by the blood of the gods!

For a few weeks, I have occasionally witnessed my boyfriend’s journey through the game Hades. It was interesting to see how this game reimagined Greek gods and goddesses and how they were integrated to a game. While I crocheted, working on a scarf I was making for my mom, I would blurt out random useless Greek mythology trivia at him. Trivia that I started learning as early as second grade because I learned of the origins of my own name.

Coupled with a bias towards Disney’s Hercules, my obsession with mythology began. After exhausting the well-known Greek myths, I tried learning about the Roman myths. After all, Aurora was my Greek goddess’ Roman equivalent, and Aurora was also the name of Disney’ Sleeping Beauty. Useless info for someone who isn’t me, sure, but 8-year-old me thought that connection was cool as hell.

But I got bored of the Roman stories and gods. The Greek gods were like Marvel and the Romans were DC. *shrug*

Anyway, back to the show. Hades (the game) put me on a Greek myth mood and Netflix released Blood of Zeus just in time. (spoilers ahead, btw)

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the (side) hustle

There have been a few people I’ve met who promote having a side hustle while also having a 9-5. Whether that side hustle is some MLM or a legitimate hustle where they sell something they’ve made, doesn’t make it any less of a hustle.

A real good baker I know makes beautiful sweets and cakes on the side for birthdays and weddings. She makes fancy fondant cakes for money every now and then. An old coworker has some sports fashion line going. They charge a reasonable price for their products. Those who are in “direct sales” though… well, they’re a whole other thing. Respect for the people doing the hustle, but it sucks that they prey on vulnerable people (and sometimes even desperate people who are struggling) to make profits. Whatever. MLMs, look them up. There are a list of all of them somewhere on the internet if you’re curious.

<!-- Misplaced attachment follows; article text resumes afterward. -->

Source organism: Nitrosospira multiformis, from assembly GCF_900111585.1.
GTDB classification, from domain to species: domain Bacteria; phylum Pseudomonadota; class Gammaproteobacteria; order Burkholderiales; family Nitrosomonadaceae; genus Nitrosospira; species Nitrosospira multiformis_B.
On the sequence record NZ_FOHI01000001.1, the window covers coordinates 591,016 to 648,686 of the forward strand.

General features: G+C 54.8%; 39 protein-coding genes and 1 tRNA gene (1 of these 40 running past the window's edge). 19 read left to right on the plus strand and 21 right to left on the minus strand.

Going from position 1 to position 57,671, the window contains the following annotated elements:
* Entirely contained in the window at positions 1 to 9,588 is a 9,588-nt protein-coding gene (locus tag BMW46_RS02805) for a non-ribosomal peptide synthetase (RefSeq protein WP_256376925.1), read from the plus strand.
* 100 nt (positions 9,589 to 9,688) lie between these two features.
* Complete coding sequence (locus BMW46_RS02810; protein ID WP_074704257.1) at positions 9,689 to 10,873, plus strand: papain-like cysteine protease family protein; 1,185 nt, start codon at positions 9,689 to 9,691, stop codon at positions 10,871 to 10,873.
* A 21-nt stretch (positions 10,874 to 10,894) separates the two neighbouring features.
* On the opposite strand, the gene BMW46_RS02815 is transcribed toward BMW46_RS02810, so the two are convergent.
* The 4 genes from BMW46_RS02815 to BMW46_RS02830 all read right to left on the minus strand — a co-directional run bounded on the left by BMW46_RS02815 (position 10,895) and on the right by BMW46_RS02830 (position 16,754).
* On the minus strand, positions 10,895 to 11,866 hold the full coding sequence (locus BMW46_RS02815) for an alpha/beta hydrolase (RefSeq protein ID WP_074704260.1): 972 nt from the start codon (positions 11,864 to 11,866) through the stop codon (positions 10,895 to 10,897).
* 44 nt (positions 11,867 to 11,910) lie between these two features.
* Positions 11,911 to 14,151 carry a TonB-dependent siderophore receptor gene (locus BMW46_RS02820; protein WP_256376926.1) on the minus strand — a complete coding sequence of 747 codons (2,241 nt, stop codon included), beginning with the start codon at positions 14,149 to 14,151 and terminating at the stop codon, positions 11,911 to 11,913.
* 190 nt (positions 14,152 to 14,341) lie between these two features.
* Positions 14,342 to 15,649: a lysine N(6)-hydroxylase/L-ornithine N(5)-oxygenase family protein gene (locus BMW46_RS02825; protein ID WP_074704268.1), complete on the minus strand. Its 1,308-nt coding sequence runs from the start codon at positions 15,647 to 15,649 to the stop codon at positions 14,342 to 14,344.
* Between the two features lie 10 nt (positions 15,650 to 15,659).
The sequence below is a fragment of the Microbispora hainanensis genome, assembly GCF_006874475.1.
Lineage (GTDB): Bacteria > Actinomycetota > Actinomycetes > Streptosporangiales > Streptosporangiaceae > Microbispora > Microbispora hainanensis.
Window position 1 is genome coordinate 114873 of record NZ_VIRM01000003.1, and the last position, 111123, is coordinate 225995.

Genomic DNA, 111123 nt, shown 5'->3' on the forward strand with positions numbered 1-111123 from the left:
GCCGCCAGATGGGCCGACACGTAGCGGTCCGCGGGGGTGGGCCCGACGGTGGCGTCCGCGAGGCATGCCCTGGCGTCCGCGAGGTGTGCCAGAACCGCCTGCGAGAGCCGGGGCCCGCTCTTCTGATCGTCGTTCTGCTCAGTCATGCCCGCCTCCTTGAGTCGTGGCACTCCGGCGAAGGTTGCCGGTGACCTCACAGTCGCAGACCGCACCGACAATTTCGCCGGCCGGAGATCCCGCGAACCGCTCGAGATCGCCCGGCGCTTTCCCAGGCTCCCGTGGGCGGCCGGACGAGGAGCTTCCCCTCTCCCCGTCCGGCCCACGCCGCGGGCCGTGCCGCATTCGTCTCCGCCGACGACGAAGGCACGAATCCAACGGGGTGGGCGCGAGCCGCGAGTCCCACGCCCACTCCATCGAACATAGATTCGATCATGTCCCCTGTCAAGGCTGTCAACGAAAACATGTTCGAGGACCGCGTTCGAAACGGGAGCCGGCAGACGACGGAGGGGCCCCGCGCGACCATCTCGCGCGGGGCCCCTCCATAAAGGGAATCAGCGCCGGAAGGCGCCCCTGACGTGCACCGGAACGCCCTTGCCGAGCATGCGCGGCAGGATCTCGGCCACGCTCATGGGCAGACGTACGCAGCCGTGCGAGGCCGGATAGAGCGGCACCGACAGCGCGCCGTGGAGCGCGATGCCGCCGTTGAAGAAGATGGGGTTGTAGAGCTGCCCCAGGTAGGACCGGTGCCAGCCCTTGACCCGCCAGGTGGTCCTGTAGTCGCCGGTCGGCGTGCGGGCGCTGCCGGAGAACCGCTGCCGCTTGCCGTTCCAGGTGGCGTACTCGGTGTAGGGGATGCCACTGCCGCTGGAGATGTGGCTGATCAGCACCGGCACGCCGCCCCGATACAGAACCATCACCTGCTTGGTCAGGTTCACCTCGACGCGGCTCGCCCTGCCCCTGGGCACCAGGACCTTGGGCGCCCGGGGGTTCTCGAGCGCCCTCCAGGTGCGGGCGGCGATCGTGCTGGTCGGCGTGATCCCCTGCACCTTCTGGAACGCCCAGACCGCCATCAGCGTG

But – my question is – why supplement your income with a side hustle? Why can’t we just get paid a liveable wage. For four years, I was serving burgers and fries in the McMillions. Then I was getting paid below-minimum server wage, depending on tips that range between 0% to 25% depending on the guest. I left the food service life after getting my first office job, which I was super thankful for because it was a permanent job with employer-paid benefits and vacation. Yeah, I was able get my dental expenses covered and I was able to finally remove my problematic wisdom teeth for an affordable fee, but soon after, I realized that it still wasn’t enough to survive on.

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shame on you, smart person!

There’s been something weighing on me for the past few weeks since I spoke with an old friend. It’s something I couldn’t pinpoint right away and I didn’t even know it had a name until she said it.

Smart shaming.